Dear Annie: I have been in a relationship with “Hunter” for six years. For the first three, he was married to someone else. He’d had affairs throughout his entire marriage, but he left his wife and daughter, gave up everything and moved in with me. Now he’s cheating on me. I’ve already caught him twice.
Hunter can’t afford to move out because he gives his ex most of his money, and I don’t want to kick him out in the street. I can’t sleep and it’s beginning to take a toll on everything I do.
I don’t really have anyone to talk to because everyone will say I’m getting what I deserve. Am I beyond help? Hunter says he loves me and wants to spend the rest of his life with me. — Reaping What I’ve Sown
Dear Reaper: Hunter probably told his wife that, too, but it didn’t mean much. Your boyfriend is a serial cheater, and unless he gets professional help to understand himself better, he won’t stop — not for you, not for anyone. He may love you, but he will not be faithful. You need to decide if you want to stay with someone who we guarantee will cheat on you again. We think it’s time to tell Hunter he has to find another place to live, and don’t let him sweet-talk you into letting him stay. You are not responsible for supporting him.
Dear Annie: Last year, my church hired a new pastor. He has a girlfriend whom he is planning to marry on a Sunday, during the only service that day. They have asked members to bring a dish to a potluck reception following the ceremony. The pastor listed places where congregants can buy gifts and also suggested we help decorate the church by purchasing flowers to donate.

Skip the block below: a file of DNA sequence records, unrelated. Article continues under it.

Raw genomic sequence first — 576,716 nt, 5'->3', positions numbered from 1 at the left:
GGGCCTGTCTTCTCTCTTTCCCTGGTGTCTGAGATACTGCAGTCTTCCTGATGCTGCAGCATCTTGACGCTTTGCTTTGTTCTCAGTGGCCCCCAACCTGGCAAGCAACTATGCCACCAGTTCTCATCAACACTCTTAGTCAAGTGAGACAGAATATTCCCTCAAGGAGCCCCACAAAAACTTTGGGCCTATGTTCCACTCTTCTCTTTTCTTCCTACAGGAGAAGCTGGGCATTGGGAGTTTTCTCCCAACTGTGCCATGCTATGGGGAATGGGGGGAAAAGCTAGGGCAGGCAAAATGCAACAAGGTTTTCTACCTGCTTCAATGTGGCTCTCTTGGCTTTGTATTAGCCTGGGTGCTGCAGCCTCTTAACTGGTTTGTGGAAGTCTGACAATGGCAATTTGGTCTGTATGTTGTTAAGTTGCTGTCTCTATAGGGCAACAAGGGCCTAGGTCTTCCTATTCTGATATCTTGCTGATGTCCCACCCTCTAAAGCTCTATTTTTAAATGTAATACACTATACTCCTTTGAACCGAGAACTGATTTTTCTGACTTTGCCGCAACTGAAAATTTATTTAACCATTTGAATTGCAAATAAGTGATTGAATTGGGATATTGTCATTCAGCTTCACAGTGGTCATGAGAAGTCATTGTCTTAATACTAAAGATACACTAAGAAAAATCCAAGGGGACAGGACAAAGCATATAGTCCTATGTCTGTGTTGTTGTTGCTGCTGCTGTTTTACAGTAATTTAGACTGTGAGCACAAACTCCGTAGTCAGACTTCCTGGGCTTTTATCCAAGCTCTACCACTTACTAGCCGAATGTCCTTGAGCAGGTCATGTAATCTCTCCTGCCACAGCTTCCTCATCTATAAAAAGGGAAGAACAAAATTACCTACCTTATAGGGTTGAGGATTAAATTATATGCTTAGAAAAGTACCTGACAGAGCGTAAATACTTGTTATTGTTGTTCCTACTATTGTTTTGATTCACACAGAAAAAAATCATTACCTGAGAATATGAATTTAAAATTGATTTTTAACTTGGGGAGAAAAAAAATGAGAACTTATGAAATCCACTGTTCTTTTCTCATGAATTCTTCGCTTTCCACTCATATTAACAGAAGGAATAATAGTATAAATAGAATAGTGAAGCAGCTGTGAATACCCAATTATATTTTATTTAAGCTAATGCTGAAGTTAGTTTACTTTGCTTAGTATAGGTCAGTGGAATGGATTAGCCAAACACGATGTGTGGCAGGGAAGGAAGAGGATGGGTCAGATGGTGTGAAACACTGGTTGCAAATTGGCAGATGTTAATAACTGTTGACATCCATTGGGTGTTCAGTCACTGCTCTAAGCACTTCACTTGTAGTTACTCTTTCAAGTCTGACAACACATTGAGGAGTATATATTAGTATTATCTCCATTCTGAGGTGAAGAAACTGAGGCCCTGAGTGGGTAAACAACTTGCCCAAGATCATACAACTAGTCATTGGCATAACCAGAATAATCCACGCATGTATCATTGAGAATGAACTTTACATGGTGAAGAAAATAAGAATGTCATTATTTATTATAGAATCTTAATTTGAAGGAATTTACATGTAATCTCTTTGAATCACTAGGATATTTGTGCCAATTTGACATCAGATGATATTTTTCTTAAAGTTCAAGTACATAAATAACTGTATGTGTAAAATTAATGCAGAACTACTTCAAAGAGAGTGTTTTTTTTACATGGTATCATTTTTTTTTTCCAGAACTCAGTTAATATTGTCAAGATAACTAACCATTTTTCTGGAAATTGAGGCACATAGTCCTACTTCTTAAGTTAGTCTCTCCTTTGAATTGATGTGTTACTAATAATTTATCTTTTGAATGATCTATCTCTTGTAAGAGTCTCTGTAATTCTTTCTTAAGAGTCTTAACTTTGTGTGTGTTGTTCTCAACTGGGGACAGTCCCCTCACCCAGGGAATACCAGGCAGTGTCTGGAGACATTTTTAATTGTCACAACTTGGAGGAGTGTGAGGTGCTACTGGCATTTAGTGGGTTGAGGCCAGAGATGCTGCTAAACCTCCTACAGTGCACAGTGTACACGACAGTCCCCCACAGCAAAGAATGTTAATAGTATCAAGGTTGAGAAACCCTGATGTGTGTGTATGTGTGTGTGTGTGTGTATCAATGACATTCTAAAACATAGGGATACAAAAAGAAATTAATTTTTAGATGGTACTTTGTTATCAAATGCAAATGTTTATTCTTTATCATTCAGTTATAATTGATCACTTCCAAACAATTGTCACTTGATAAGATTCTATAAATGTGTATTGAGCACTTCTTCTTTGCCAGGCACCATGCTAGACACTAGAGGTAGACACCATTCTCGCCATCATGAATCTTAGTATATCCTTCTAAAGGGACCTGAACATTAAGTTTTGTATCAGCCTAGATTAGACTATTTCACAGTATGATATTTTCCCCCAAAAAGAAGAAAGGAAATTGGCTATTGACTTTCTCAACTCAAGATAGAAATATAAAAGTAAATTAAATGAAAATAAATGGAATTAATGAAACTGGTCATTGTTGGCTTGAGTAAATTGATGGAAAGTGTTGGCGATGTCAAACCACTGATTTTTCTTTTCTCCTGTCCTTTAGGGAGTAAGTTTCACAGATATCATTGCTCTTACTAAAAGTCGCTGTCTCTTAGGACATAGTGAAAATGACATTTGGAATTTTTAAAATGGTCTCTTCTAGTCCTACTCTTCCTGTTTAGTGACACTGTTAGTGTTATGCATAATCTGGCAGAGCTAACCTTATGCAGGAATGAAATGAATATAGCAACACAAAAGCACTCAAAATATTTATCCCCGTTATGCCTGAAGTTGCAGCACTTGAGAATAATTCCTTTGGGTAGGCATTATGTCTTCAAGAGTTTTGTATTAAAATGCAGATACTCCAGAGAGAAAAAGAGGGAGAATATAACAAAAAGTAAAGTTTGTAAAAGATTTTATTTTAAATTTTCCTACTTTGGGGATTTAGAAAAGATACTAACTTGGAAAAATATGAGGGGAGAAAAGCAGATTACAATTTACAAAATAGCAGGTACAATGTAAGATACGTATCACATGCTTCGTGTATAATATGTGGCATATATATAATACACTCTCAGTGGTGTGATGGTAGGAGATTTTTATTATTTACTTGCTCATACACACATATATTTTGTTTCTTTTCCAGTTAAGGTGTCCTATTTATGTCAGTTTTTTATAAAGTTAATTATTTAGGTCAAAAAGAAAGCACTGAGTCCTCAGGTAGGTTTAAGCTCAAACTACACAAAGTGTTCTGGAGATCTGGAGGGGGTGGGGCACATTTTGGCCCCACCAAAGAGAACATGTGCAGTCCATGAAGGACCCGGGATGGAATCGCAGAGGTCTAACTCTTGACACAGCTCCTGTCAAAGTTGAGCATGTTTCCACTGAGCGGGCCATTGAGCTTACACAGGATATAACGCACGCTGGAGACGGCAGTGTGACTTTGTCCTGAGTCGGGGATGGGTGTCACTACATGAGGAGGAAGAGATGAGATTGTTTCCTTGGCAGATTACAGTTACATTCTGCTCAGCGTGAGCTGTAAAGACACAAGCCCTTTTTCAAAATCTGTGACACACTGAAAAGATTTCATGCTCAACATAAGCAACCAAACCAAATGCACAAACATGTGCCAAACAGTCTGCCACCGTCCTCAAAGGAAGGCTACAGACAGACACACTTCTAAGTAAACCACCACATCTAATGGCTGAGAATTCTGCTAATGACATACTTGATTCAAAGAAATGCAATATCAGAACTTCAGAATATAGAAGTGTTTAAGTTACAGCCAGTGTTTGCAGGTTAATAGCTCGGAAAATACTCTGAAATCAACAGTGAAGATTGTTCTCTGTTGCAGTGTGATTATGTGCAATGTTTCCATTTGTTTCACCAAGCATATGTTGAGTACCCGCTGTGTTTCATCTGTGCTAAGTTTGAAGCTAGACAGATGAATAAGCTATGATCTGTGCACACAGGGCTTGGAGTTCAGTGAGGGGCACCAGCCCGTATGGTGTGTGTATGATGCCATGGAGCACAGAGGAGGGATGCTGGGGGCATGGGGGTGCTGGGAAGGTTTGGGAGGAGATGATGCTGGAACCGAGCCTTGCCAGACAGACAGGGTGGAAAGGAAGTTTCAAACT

Maybe I’m looking at this wrong, but I don’t think having a wedding on a Sunday is right, making attendance at their wedding obligatory if we wish to go to services. It seems selfish. And asking members to provide for their wedding is a bit much. Is this appropriate behavior from a pastor? — Very Disturbed
Dear Disturbed: Pastors usually hold a special position within the community, and many congregants want to celebrate their important milestones, such as marriage. But few pastors can afford to host a wedding for that many people, so a Sunday potluck meal and homemade decorations are not unusual. What is unfortunate is that the pastor took it upon himself to make demands of his congregation when it would have been much less offensive if these suggestions had come from a fellow congregant. Because the pastor is new, you haven’t had enough time to get to know him and you understandably feel imposed upon. He’s being a little presumptuous, but we’d give him a pass this time and wish him the best.
Dear Annie: I read the letter from “Please Help Me,” the military spouse who said her husband was high ranking and made her feel inadequate.
She needs to reread her letter. She wanted a dog — they have a dog. She was miserable overseas — he put in for a transfer. Sounds to me like he is trying to make her happy even though he complains about it.
My husband spent 23 years in the Air Force. During that time, we lived in two foreign countries and six different states. If she needs someone to talk to, she should see the chaplain. If she needs to make friends, the spouses organization is a good place to start and there are usually organizations on base that need volunteers. Finally, most bases have a family support center.
My last piece of advice is the one I tried to follow: Bloom where you are planted. Make every base your home. Reach out to others who are far from home. — Military Wife
Dear Wife: Dozens of military spouses wrote with similar advice. Our thanks to all of you.
Annie’s Mailbox is written by Kathy Mitchell and Marcy Sugar, longtime editors of the Ann Landers column.
Published in The Messenger 1.8.08